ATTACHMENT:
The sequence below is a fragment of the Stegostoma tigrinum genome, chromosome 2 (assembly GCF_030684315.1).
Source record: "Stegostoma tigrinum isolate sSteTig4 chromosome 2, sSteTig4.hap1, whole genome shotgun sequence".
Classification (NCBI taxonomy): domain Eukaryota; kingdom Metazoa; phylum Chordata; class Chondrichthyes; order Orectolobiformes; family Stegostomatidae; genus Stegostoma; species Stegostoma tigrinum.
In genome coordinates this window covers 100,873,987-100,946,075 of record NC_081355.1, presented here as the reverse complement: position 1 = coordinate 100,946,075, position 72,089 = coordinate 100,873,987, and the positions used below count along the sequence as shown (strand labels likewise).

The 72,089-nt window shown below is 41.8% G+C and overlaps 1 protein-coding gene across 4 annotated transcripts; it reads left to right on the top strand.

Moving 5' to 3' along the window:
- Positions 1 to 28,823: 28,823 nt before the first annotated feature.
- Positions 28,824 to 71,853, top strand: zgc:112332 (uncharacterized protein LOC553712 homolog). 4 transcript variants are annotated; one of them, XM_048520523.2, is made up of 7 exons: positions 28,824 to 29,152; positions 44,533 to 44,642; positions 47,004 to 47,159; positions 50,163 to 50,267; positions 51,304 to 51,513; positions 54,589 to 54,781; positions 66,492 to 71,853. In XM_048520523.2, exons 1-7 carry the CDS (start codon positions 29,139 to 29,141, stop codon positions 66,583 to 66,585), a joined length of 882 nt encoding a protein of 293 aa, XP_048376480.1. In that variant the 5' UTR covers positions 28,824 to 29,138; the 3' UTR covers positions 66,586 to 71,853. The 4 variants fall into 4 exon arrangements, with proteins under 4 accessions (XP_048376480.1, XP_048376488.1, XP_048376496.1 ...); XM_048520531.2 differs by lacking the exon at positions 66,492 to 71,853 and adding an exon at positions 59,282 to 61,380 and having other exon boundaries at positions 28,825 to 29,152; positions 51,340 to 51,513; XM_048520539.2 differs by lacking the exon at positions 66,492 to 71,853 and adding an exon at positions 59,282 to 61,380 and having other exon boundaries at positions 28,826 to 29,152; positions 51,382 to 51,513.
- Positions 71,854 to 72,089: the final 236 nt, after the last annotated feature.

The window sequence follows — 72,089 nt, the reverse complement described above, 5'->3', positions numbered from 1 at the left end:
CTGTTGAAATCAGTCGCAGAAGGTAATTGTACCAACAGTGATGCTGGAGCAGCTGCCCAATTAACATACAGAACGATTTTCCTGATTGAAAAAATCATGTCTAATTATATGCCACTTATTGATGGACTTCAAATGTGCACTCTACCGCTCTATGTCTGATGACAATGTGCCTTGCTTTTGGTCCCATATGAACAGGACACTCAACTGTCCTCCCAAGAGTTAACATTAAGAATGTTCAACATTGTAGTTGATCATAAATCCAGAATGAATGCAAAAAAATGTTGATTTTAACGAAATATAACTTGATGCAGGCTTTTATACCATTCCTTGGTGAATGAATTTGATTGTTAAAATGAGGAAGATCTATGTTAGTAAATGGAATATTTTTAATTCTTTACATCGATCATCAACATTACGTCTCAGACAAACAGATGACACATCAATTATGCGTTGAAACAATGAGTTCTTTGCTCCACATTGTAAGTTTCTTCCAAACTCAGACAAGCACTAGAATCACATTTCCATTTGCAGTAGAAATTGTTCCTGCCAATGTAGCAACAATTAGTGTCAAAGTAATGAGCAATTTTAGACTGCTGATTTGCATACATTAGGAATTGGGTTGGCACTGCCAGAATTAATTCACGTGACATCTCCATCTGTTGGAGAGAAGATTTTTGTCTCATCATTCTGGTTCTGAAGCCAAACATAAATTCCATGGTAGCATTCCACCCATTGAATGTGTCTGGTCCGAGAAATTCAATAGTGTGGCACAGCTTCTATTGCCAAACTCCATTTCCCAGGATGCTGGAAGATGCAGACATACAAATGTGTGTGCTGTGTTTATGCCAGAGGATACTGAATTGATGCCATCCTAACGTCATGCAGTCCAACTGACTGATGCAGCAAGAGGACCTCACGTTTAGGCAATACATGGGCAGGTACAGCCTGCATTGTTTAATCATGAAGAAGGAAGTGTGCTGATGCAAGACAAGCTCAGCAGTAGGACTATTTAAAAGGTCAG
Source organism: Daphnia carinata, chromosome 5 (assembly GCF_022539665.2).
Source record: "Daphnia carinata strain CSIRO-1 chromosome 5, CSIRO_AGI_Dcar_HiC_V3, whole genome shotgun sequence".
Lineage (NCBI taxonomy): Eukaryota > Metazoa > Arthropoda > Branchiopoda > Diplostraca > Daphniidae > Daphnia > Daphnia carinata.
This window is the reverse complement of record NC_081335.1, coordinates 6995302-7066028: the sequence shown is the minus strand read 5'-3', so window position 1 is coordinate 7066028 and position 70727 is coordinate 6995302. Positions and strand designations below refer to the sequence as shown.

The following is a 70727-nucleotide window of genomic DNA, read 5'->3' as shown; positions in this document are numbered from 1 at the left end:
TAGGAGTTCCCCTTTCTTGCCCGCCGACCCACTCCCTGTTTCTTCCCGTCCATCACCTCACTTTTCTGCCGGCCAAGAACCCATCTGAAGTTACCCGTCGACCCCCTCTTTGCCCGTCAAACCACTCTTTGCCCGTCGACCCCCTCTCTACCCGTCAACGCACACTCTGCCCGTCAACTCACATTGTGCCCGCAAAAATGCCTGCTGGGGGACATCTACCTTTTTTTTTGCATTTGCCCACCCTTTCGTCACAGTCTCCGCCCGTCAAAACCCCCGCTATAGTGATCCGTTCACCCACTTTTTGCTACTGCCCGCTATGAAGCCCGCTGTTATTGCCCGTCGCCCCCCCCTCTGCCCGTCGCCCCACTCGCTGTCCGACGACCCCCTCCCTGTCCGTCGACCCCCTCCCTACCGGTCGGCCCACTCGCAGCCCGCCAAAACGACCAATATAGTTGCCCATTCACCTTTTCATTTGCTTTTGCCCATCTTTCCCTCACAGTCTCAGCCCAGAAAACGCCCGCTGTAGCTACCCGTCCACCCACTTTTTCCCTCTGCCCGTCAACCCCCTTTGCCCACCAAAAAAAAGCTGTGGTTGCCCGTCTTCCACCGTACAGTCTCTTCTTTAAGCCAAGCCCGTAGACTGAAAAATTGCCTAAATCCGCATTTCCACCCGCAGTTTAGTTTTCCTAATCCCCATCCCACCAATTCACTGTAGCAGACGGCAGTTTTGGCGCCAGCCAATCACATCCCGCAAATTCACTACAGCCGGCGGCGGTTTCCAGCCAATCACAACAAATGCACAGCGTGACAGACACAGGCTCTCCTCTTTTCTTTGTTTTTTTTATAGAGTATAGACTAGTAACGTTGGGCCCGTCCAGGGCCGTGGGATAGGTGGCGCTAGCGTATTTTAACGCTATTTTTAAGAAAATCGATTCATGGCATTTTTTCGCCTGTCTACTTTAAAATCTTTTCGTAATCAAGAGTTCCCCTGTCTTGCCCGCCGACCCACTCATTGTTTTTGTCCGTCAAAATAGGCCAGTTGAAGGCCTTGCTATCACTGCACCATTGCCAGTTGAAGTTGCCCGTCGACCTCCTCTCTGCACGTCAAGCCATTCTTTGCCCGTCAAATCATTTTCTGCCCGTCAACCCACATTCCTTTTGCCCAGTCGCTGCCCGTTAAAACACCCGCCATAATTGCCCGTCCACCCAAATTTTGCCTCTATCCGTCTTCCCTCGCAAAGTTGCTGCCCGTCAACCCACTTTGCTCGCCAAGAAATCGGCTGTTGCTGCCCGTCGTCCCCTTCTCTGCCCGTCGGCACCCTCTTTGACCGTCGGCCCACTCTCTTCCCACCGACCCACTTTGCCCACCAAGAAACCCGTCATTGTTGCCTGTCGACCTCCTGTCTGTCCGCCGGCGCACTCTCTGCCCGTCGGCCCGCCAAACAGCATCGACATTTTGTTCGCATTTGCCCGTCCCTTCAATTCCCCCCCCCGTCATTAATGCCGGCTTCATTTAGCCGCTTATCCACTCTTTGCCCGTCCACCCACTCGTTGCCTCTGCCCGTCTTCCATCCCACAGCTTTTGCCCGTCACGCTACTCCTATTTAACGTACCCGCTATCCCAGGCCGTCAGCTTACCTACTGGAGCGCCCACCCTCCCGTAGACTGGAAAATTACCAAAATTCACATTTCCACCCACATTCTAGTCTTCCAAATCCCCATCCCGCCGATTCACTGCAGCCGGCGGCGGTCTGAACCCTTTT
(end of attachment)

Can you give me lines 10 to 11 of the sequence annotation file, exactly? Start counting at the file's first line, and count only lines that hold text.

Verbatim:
The window sequence follows — 72,089 nt, the reverse complement described above, 5'->3', positions numbered from 1 at the left end:
CTGTTGAAATCAGTCGCAGAAGGTAATTGTACCAACAGTGATGCTGGAGCAGCTGCCCAATTAACATACAGAACGATTTTCCTGATTGAAAAAATCATGTCTAATTATATGCCACTTATTGATGGACTTCAAATGTGCACTCTACCGCTCTATGTCTGATGACAATGTGCCTTGCTTTTGGTCCCATATGAACAGGACACTCAACTGTCCTCCCAAGAGTTAACATTAAGAATGTTCAACATTGTAGTTGATCATAAATCCAGAATGAATGCAAAAAAATGTTGATTTTAACGAAATATAACTTGATGCAGGCTTTTATACCATTCCTTGGTGAATGAATTTGATTGTTAAAATGAGGAAGATCTATGTTAGTAAATGGAATATTTTTAATTCTTTACATCGATCATCAACATTACGTCTCAGACAAACAGATGACACATCAATTATGCGTTGAAACAATGAGTTCTTTGCTCCACATTGTAAGTTTCTTCCAAACTCAGACAAGCACTAGAATCACATTTCCATTTGCAGTAGAAATTGTTCCTGCCAATGTAGCAACAATTAGTGTCAAAGTAATGAGCAATTTTAGACTGCTGATTTGCATACATTAGGAATTGGGTTGGCACTGCCAGAATTAATTCACGTGACATCTCCATCTGTTGGAGAGAAGATTTTTGTCTCATCATTCTGGTTCTGAAGCCAAACATAAATTCCATGGTAGCATTCCACCCATTGAATGTGTCTGGTCCGAGAAATTCAATAGTGTGGCACAGCTTCTATTGCCAAACTCCATTTCCCAGGATGCTGGAAGATGCAGACATACAAATGTGTGTGCTGTGTTTATGCCAGAGGATACTGAATTGATGCCATCCTAACGTCATGCAGTCCAACTGACTGATGCAGCAAGAGGACCTCACGTTTAGGCAATACATGGGCAGGTACAGCCTGCATTGTTTAATCATGAAGAAGGAAGTGTGCTGATGCAAGACAAGCTCAGCAGTAGGACTATTTAAAAGGTCAG